2. Chlorophyllin inhibited the growth of bacteria that commonly infect wounds, such as Staphylococcus aureus. This was shown in experimental animals, in tissue culture in the laboratory, and in one trial of more than 400 hospital patients with suppurative (infected) wounds, regeneration of subcutaneous tissue and regrowth of the overlying skin that was significantly superior to several other healing agents.


3. Chlorophyll and chlorophyll derivatives (a). stimulated production of hemoglobin and erythrocytes (red blood cells) in anemic animals - up to 83 percent increase in hemoglobin in one study (b) caused increased white blood cell counts in animals whose white cell production had been suppressed by x-irradiation.


4. Anti-stomach ulcer effects in animals.


5. Very large doses of the chlorophyll derivatives were fed to various animals, and "no animals were found to exhibit signs of toxicity".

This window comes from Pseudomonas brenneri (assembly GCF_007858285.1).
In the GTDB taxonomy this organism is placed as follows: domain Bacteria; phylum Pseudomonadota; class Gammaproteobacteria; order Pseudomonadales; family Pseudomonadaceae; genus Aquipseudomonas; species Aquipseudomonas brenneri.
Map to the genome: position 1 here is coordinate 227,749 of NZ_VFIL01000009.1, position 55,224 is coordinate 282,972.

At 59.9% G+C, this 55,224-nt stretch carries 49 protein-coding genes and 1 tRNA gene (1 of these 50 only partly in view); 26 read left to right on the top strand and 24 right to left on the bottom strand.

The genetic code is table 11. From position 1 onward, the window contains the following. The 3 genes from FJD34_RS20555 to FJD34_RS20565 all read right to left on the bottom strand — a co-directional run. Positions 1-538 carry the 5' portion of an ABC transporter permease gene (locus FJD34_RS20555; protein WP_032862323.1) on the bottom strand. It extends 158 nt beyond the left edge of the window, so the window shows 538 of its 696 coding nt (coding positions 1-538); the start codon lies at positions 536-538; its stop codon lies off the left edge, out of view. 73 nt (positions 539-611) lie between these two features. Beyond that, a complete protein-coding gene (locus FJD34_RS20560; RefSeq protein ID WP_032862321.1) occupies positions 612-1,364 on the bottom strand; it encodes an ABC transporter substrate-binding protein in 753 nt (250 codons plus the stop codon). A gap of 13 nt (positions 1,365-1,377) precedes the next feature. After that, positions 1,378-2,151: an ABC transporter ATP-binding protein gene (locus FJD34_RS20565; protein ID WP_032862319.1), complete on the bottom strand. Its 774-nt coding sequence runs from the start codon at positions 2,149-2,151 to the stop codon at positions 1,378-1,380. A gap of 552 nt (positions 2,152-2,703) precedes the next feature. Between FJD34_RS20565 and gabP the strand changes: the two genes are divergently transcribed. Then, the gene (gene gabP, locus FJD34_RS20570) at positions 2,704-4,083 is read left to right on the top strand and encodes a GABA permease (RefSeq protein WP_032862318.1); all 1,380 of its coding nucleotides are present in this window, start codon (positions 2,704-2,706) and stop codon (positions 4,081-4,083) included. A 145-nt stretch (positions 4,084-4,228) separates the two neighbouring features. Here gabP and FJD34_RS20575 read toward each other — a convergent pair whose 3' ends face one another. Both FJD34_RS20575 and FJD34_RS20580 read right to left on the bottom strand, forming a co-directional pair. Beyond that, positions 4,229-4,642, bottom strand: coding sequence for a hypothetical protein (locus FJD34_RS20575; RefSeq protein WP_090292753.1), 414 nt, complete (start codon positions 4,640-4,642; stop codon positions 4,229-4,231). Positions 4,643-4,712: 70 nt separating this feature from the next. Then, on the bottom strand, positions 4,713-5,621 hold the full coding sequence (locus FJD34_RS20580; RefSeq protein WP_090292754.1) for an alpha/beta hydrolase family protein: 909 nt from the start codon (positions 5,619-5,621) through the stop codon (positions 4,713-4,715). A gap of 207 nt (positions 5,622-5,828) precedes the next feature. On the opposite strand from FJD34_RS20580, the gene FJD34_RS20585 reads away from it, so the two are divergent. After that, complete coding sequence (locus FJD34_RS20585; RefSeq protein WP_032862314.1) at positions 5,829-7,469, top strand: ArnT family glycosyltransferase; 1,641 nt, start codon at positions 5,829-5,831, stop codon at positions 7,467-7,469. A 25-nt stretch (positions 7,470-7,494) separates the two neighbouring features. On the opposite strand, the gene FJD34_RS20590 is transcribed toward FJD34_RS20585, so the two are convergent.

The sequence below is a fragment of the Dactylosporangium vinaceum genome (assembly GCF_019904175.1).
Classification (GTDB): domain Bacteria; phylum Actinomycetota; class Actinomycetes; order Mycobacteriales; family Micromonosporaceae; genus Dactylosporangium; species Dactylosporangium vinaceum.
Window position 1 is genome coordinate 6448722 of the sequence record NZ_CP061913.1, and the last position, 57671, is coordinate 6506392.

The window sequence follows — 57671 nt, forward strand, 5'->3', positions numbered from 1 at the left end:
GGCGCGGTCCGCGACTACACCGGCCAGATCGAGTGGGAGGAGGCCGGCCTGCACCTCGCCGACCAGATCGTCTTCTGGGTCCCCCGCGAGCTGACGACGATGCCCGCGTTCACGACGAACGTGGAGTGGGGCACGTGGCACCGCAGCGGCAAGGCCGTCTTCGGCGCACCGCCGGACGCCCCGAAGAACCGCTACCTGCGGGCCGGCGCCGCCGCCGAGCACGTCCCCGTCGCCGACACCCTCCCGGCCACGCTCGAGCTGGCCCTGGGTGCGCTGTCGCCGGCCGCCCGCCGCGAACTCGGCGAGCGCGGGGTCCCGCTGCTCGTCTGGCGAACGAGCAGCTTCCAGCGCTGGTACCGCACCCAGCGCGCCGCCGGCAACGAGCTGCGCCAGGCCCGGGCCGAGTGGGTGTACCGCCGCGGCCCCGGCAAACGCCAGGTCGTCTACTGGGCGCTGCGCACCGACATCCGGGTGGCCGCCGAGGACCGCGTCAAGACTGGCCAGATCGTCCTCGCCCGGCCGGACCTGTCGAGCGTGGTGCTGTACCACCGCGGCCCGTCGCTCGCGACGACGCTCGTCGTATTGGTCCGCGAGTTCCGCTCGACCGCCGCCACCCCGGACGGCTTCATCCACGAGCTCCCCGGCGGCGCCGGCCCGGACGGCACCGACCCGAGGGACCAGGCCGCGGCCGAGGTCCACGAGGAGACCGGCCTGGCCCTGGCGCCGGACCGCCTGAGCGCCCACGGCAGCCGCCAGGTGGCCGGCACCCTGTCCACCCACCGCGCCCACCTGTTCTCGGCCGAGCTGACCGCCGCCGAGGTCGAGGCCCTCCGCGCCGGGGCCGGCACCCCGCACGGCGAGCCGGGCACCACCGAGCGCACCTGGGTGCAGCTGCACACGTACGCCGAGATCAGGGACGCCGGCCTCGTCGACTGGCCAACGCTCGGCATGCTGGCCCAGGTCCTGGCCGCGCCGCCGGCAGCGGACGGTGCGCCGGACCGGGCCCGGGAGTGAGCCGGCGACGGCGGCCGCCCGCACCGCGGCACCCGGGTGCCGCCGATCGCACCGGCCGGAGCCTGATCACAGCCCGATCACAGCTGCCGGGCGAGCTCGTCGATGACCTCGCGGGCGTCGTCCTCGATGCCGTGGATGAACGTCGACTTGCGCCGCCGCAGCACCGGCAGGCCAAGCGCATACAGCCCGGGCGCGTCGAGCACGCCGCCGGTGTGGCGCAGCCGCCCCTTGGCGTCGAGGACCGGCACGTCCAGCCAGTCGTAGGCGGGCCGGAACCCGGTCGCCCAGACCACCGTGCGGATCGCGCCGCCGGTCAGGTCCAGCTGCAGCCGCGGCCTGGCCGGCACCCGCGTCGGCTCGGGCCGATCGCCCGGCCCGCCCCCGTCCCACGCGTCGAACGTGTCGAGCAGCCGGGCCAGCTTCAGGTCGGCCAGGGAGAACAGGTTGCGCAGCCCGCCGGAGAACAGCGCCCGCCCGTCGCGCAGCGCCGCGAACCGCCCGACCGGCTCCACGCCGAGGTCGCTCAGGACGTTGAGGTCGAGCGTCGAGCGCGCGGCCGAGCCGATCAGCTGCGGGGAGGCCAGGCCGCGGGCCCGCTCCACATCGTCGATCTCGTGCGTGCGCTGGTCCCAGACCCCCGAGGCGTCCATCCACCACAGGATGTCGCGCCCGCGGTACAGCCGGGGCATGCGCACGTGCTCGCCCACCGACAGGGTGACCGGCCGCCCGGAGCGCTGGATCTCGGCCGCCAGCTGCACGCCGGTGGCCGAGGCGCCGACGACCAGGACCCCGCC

6. Finally, chlorophyll-based compounds were under study as useful anticancer, antiatherosclerosis (hardening of the arteries), and anti-psoriasis drugs.


However, what I found most interesting was the authors' comment that "It is tempting to speculate that at least one common general underlying molecular mechanism may account for the biological activities of chlorophyll derivatives." They then talk about how this mechanism could involve the binding of one or more of chlorophyll derivatives or "substances" (for example, with the skin, the wall of the intestine, the mucous membrane in the nose and mouth) to form "complexes" that alter in some way perhaps, or, in my view, most likely, the underlying immune status of the tissue it is affecting.